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See also: lògic and -logic


English Wikipedia has an article on:

Alternative forms[edit]


Etymology 1[edit]

From Middle English logike, from Old French and Latin logicus, from Ancient Greek λογῐκός (logikós).



  1. logical

Etymology 2[edit]

From Middle English logik, from Old French logike, from Latin logica, from Ancient Greek λογική (logikḗ, logic), from feminine of λογικός (logikós, of or pertaining to speech or reason or reasoning, rational, reasonable), from λόγος (lógos, speech, reason). Displaced native Old English flitcræft (literally art of arguing).


English Wikipedia has an article on:

logic (countable and uncountable, plural logics)

  1. (uncountable) A method of human thought that involves thinking in a linear, step-by-step manner about how a problem can be solved. Logic is the basis of many principles including the scientific method.
  2. (philosophy, logic) The study of the principles and criteria of valid inference and demonstration.
    Hyponyms: see Thesaurus:logic
    • 2001, Mark Sainsbury, Logical Forms - An Introduction to Philosophical Logic, Second Edition, Blackwell Publishing, page 9:
      An old tradition has it that there are two branches of logic: deductive logic and inductive logic. More recently, the differences between these disciplines have become so marked that most people nowadays use "logic" to mean deductive logic, reserving terms like "confirmation theory" for at least some of what used to be called inductive logic. I shall follow the more recent practice, and shall construe "philosophy of logic" as "philosophy of deductive logic".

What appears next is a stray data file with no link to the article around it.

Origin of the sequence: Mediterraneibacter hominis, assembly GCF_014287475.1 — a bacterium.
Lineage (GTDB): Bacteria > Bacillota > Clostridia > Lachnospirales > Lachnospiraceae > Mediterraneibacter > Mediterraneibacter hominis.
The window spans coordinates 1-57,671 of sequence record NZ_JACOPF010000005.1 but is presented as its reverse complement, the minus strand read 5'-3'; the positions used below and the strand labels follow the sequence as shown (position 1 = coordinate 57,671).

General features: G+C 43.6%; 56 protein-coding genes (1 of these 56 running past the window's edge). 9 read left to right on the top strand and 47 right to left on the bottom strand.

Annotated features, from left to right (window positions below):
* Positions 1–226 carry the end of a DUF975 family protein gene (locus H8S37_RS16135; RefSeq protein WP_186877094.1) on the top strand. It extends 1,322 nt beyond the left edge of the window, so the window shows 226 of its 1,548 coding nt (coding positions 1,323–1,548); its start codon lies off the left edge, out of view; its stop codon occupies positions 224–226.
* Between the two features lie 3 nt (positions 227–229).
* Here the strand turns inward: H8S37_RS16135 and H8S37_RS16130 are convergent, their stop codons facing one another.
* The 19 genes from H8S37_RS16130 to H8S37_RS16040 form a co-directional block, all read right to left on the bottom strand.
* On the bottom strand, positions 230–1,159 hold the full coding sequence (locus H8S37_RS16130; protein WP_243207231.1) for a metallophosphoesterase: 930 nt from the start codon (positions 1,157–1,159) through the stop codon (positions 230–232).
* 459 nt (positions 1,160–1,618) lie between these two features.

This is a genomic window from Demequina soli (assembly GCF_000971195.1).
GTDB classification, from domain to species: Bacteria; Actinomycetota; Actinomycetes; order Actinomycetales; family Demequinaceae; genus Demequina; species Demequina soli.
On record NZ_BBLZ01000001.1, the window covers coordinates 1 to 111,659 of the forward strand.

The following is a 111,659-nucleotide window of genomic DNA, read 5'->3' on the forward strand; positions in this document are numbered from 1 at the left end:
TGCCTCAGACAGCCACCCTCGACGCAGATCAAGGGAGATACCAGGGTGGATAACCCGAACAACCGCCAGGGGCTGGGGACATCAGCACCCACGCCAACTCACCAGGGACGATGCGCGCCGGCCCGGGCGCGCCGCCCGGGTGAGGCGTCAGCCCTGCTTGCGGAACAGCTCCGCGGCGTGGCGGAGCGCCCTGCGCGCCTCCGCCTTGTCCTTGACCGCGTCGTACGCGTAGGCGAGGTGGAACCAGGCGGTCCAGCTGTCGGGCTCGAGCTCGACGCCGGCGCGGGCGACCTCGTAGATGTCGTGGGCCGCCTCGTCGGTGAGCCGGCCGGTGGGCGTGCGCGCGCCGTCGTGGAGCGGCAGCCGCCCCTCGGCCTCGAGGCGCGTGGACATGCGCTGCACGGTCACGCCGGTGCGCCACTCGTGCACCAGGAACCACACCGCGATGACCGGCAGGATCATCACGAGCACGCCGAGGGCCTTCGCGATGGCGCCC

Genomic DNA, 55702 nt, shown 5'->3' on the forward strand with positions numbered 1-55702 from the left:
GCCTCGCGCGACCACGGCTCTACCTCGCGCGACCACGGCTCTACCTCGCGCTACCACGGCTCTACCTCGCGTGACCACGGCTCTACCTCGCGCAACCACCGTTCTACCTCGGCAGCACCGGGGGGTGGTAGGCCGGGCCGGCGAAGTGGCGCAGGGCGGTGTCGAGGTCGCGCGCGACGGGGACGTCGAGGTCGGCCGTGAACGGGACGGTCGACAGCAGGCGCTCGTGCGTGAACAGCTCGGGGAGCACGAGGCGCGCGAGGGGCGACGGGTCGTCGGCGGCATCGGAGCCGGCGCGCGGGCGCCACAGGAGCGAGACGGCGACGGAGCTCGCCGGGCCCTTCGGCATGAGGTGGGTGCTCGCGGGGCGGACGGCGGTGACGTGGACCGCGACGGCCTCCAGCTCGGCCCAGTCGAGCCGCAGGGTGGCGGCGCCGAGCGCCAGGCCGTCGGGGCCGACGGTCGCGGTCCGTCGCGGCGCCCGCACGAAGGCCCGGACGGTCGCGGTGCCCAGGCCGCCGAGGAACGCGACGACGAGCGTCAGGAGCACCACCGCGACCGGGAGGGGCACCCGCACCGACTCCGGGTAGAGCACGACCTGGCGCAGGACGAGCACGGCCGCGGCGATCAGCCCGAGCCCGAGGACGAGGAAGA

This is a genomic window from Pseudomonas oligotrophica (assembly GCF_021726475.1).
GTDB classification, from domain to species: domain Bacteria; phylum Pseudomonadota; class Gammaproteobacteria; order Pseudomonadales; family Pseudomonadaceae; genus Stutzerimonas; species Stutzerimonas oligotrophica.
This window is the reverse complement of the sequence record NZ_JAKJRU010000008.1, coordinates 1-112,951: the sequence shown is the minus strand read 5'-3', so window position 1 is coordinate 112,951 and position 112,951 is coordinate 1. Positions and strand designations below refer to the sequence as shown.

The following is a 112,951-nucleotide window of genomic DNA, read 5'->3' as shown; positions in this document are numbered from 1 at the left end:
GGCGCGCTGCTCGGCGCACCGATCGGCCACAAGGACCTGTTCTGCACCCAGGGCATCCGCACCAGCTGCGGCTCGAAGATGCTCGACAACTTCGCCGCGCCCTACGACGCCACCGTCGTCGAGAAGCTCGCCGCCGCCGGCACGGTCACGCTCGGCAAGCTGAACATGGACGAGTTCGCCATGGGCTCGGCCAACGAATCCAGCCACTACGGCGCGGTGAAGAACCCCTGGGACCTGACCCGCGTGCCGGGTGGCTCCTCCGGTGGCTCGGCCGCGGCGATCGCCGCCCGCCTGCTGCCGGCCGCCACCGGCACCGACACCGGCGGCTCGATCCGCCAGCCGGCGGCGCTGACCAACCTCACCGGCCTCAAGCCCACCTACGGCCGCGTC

3. (uncountable, mathematics) The mathematical study of relationships between rigorously defined concepts and of mathematical proof of statements.
  4. (countable, mathematics) A formal or informal language together with a deductive system or a model-theoretic semantics.
  5. (uncountable) Any system of thought, whether rigorous and productive or not, especially one associated with a particular person.
    • 2001 September 27, Terrie E. Moffitt; Avshalom Caspi; Michael Rutter; Phil A. Silva, Sex Differences in Antisocial Behaviour: Conduct Disorder, Delinquency, and Violence in the Dunedin Longitudinal Study[1], Cambridge University Press, →ISBN, page 151:
      This hypothesis goes by many names, including group resistence, the threshold effect, and the gender paradox. Because the hypothesis holds such wide appeal, it is worth revisiting the logic behind it. The hypothesis is built on the factual observation that fewer females than males act antisocially.
    It's hard to work out his system of logic.
  6. (uncountable) The part of a system (usually electronic) that performs the boolean logic operations, short for logic gates or logic circuit.
    Fred is designing the logic for the new controller.
Derived terms[edit]
Related terms[edit]


logic (third-person singular simple present logics, present participle logicking, simple past and past participle logicked)

  1. (intransitive, derogatory) To engage in excessive or inappropriate application of logic.
    • 1884, Orestes Augustus Brownson, Controversy, page 21:
      Nay, is not the author himself "logicking" against logic, from the beginning of his book to the end ?
  2. (transitive) To apply logical reasoning to.
    • 2010, James Ellroy, Blood's a Rover, page 90:
      He logicked that one out. He snuck into Haiti and scored herbs to rev him and calm him.
  3. (transitive) To overcome by logical argument.
    • 2010, Jade Lee, Wicked Surrender:
      If things had gone as usual this night, if Kit had not logicked her into agreement, then she probably would have opened the door tonight.

Further reading[edit]



From French logique.


logic m or n (feminine singular logică, masculine plural logici, feminine and neuter plural logice)

  1. logical